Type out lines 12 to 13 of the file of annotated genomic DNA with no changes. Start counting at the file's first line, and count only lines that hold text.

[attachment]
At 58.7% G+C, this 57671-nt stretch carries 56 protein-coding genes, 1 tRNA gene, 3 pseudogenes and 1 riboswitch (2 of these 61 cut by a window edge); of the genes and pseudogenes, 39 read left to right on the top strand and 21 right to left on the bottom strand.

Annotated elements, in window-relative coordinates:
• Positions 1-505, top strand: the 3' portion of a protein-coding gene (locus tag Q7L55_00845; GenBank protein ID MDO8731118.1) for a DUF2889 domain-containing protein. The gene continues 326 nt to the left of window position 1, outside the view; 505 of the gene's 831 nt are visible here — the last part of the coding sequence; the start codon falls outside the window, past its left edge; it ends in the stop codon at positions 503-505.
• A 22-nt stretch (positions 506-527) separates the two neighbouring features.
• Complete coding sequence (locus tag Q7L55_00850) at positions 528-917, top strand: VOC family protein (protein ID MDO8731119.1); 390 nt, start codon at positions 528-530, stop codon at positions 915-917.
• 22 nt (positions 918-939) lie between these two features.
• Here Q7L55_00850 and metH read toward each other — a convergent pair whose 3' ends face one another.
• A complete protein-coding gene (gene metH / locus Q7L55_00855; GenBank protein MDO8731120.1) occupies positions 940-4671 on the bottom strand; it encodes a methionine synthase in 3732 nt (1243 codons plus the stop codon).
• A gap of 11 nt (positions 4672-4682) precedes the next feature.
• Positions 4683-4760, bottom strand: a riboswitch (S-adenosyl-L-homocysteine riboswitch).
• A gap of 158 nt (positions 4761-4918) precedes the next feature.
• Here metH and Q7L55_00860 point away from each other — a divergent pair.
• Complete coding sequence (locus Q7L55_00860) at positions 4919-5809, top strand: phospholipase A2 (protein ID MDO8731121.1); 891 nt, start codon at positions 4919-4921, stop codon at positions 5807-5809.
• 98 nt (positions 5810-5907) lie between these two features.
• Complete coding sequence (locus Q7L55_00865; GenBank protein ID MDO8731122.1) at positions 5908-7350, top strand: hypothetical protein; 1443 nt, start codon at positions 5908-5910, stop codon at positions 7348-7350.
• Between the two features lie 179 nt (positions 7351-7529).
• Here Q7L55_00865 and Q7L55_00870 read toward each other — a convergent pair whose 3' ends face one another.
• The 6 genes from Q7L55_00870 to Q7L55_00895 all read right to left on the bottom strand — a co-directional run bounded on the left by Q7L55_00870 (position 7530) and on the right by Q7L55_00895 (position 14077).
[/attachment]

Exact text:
• Here metH and Q7L55_00860 point away from each other — a divergent pair.
• Complete coding sequence (locus Q7L55_00860) at positions 4919-5809, top strand: phospholipase A2 (protein ID MDO8731121.1); 891 nt, start codon at positions 4919-4921, stop codon at positions 5807-5809.